Massachusetts Attorney General Maura Healey is taking on President Donald Trump over his travel ban—again.
Massachusetts will join a lawsuit against Trump’s latest travel ban, according to a statement Healey released Thursday. The state was part of an earlier lawsuit against Trump’s original travel policy that the American Civil Liberties Union filed on behalf of two Massachusetts professors. Massachusetts will drop that initial lawsuit when it joins the second one early next week.
“President Trump’s second travel ban remains a discriminatory and unconstitutional attempt to make good on his campaign promise to implement a Muslim ban,” Healey said in a statement Thursday. “We are consolidating our legal efforts and joining fellow states, led by Washington, in continuing to challenge this administration’s unlawful immigration policies.”
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The White House released a revised travel ban on Monday after the original order signed by President Trump was struck down in court after causing nationwide chaos. The new measure, effective March 16, attempts to sidestep the legal pitfalls of the earlier order by imposing a 90-day restriction on citizens from six—rather than seven—majority-Muslim nations entering the U.S. The revised order does not apply to people from Iraq, it allows for more exemptions, and it does not issue an indefinite prohibition against Syrian refugees.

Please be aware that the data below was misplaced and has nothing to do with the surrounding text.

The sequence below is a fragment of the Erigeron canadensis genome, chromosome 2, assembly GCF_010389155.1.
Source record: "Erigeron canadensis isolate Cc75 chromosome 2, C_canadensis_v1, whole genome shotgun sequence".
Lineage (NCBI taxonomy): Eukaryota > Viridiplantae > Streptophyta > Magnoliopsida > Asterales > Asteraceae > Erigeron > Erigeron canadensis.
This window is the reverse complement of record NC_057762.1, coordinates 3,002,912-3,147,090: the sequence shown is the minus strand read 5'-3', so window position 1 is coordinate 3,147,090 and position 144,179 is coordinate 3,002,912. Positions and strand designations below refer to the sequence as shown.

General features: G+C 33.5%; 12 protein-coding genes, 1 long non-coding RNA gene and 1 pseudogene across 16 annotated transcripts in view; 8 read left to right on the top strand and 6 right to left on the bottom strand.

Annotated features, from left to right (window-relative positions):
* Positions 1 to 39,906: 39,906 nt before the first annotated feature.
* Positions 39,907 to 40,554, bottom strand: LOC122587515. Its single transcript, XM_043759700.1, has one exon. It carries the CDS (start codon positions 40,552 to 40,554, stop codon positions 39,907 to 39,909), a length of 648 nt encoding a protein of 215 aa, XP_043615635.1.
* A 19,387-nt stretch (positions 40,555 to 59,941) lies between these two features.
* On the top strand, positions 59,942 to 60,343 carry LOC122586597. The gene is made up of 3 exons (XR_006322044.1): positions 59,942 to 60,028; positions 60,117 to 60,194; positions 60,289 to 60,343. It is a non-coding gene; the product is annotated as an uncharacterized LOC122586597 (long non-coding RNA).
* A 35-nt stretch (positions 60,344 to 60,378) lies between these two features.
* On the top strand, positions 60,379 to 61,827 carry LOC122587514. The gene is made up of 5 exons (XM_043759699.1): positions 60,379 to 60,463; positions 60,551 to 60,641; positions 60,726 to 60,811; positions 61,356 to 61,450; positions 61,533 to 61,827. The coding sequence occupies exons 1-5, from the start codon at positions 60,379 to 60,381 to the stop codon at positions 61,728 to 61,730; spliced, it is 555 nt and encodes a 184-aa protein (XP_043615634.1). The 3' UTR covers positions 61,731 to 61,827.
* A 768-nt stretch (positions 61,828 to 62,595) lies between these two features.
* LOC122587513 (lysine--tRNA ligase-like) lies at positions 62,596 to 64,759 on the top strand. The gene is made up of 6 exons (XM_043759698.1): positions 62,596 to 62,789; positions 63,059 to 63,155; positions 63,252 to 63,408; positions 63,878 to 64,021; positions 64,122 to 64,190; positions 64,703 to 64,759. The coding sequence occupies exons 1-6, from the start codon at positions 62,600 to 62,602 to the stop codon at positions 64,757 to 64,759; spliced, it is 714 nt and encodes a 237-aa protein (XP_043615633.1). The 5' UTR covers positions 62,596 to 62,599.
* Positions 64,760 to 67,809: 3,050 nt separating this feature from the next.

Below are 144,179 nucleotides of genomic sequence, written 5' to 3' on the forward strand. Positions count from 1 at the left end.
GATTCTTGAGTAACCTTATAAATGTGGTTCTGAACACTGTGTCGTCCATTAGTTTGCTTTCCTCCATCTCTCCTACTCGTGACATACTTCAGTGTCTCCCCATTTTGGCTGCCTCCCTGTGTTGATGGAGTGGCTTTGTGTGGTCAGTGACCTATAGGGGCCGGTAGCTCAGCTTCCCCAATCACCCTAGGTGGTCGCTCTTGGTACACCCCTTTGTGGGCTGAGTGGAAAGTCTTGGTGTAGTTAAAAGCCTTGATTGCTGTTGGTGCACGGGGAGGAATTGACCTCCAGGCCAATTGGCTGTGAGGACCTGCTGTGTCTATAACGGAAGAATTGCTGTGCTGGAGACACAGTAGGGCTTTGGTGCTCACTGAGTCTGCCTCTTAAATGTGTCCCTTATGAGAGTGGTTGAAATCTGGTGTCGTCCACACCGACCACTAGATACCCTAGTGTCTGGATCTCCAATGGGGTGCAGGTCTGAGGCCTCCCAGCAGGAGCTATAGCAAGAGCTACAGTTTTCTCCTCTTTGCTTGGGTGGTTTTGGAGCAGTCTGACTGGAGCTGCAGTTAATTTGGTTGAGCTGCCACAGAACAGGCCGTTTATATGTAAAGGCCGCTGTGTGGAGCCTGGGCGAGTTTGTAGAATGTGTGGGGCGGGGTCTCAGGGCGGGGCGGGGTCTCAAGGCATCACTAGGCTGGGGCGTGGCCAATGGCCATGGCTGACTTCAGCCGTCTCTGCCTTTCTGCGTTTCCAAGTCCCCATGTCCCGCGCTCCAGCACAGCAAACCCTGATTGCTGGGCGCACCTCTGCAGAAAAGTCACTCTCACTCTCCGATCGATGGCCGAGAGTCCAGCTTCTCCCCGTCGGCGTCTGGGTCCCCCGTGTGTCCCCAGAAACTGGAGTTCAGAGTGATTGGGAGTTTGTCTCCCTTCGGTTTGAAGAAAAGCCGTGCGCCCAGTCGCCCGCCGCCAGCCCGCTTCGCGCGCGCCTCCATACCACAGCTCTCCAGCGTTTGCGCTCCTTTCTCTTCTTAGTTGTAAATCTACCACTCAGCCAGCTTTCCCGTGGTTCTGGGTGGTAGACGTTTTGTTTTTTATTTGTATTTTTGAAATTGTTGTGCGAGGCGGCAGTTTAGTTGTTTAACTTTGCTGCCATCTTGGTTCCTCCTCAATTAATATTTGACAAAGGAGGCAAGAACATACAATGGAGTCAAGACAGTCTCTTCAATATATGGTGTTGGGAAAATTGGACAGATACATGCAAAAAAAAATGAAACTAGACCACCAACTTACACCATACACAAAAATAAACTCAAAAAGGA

Despite the new measure’s tweaks, states have launched challenges to its constitutionality. Hawaii was the first, requesting emergency court intervention on Wednesday to halt the order. It asked a federal court in Hawaii to grant a temporary restraining order that should apply nationally, arguing that the measure would harm the state’s economy by restricting tourism and do damage to state universities by hampering their efforts to recruit students and faculty.
Massachusetts will join the suit that Washington state Attorney General Bob Ferguson said he’s filing against the new ban. Minnesota is joining Washington’s legal challenge as well, and New York and Oregon have also vowed to sign on. Ferguson said that despite the narrowing of the ban’s scope, the new version is still discriminatory against Muslims and will cause unnecessary harm to the state’s residents, universities and businesses.
The government’s stance is that the president has wide authority to implement immigration policy and that the travel rules are necessary to protect national security.
Healey, the first openly gay attorney general, has seen her national star skyrocket in the early days of Trump’s presidency. The day after his inauguration she vowed to be vigilant in challenging the legality of his policies. “The message from the people of Massachusetts is: We’ll see you in court,” Healey said on January 21 on the Boston Common alongside Massachusetts senators Elizabeth Warren and Ed Markey. In an interview with Vanity Fair, Healey was pointed in describing how she views her job in the Trump era. “We need to stand up for the rule of the law,” she said. “And if the administration attempts to carry out unconstitutional campaign promises, we need to be there to take that on.”